The chemistry of coinage metals is rich and surprising, and considerable differences are found between copper, silver, and gold.1 Among the compounds of Group 11 metals, those of divalent silver are in many ways unique and owe their properties to the remarkable electron-withdrawing power of oxidizing silver(II).2–4 As a consequence, many simple binary and ternary connections of divalent silver have not yet been prepared. Particularly intriguing is that a sulfate of silver(II) has not yet been synthesized, given that anhydrous CuSO4 has been meticulously characterized in the past,5 and the related AuSO4 has been known for a decade.6 This inconsistency is further emphasized by the fact that few other oxo derivatives of silver (II) are known, including fluorosulfate, triflate,7 and oxoargentate(III), Ag[AgO2]2.8 Indeed, it has been recently shown that inorganic sulfates resist the presence of AgII from AgF2 up to fairly high temperatures of about 300 °C.9 Herein we present two distinct synthetic pathways to AgSO4, which is a genuine sulfate of divalent silver and neither a mixed-valence AgI/AgIII compound nor the peroxodisulfate of AgI.10
Black AgSO4 can be prepared by metathesis in anhydrous HF solvent:((1 a))
or by displacement of a weaker acid by a stronger one:((1 b))
The product of Reaction (1 a) is contaminated by substantial amounts of amorphous KSbF6 (see the Supporting Information); therefore, all results reported herein are for the superior-quality product of obtained from Reaction (1 b).
AgSO4 crystallizes in the triclinic P space group (Table 1 and Figure 1; for Rietveld refinement see the Supporting Information). The unit cell of silver(II) sulfate is the second smallest amongst the transition metal sulfates after CdSO4. The closest Ag⋅⋅⋅Ag separation is as large as 4.6835(2) Å, thus preventing formation of the short metal–oxygen–metal bridges seen in homologous CuSO4. The structure of AgSO4 is also remarkably different from that of AuSO4, which contains short AuAu bonds. All oxygen atoms of the sulfate anion in AgSO4 are utilized for bonding, in a similar fashion to CdSO4 or PdSO4, serving as OSO linkers between silver(II) cations, forming a three-dimensional network.10 There are two non-equivalent silver atoms in the structure that are surrounded by oxide anions in a square-planar fashion, with AgO separations falling in a narrow range between 2.094(10) Å and 2.198(5) Å. Similarities in the coordination spheres of both silver centers suggests the AgIISO4 formulation in contrast to the binary oxide “AgO”, which is in fact the mixed-valence species AgIAgIIIO2.11 The increased Lewis acidity of AgSO4 (AgO⋅SO3) appears to prevent disproportionation12 in a similar fashion to some gold(II) derivatives.13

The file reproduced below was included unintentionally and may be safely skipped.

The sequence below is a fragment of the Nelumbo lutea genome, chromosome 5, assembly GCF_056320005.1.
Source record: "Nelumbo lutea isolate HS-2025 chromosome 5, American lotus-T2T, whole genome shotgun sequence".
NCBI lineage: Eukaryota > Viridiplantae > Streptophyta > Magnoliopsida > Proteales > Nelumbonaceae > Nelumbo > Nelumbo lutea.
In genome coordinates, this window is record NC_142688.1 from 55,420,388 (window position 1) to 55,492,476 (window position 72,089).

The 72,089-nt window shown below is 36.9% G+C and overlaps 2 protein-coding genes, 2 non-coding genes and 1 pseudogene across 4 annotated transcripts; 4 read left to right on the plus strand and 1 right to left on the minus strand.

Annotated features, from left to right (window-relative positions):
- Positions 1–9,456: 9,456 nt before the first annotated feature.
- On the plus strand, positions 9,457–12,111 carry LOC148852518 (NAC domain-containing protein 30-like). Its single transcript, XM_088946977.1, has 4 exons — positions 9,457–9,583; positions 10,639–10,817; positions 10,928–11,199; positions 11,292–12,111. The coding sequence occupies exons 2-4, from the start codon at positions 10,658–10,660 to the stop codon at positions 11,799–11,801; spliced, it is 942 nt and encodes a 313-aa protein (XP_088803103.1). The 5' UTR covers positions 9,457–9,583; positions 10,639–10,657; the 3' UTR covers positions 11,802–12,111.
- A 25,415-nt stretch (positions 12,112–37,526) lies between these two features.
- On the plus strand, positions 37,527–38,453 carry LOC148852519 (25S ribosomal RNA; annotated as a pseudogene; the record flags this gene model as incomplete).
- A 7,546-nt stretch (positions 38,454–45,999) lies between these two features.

|a, b, c [Å]:||4.6923(1)||4.7535(1)||8.0125(2)|
|α, β, γ [°]||103.403(1)||76.478(1)||118.078(1)|
|Rp=6.12 %||Rwp=6.26 %|
The sulfate anion has four distinct SO bonds that vary between 1.427(12) Å and 1.503(8) Å. This feature, superimposed on mutual interactions between similar frequency oscillators inside the unit cell (Z=2), leads to splitting of the broad sulfate band (950–1200 cm−1, SO stretching vibrations) and of the bands corresponding to the O-S-O bending vibrations (500–700 cm−1) in the MIR spectrum (Figure 2; for wavenumbers of the bands in the IR and Raman spectra of AgSO4, see the Supporting Information).
A characteristic increase of absorbance above 1420 cm−1 (broad feature leveling off at about 7500 cm−1; see Figure 2, inset) corresponds to a low-energy electronic excitation across the band gap of circa 0.18 eV. The charge-transfer nature of this excitation (O2−→Ag2+; AgII is a potent oxidizer) is discussed below and in the Supporting Information. The low-energy electronic absorption explains deep black color of the compound,14 but it also heralds its thermodynamic instability. Indeed, as deduced from thermogravimetric and differential scanning calorimetry (DSC) profiles (Figure 3 and Supporting Information), and from simultaneous evolved-gas analysis (consisting of IR and MS; Supporting Information), AgSO4 decomposes exothermally above 120 °C (Q=−26.5 kJ mol−1) with evolution of molecular oxygen. This observation suggests that AgSO4 is thermodynamically unstable at ambient conditions owing to both enthalpy and entropy contributions to the Gibbs free energy.10, 15
The mass loss during thermal decomposition of AgSO4 is 3.8 wt %, which corresponds to the theoretical value of 3.9 wt % associated with the chemical reaction:((2))
The crystalline decomposition product was confirmed to be the previously ill-characterized compound silver(I) pyrosulfate, Ag2S2O7, by XRD and IR spectroscopy (Supporting Information). Upon further heating, this compound decomposes endothermally in two steps in the 250–370 °C temperature range with loss of 18.3 wt % (theoretical: 19.6 wt %16) in the form of SO3:((3))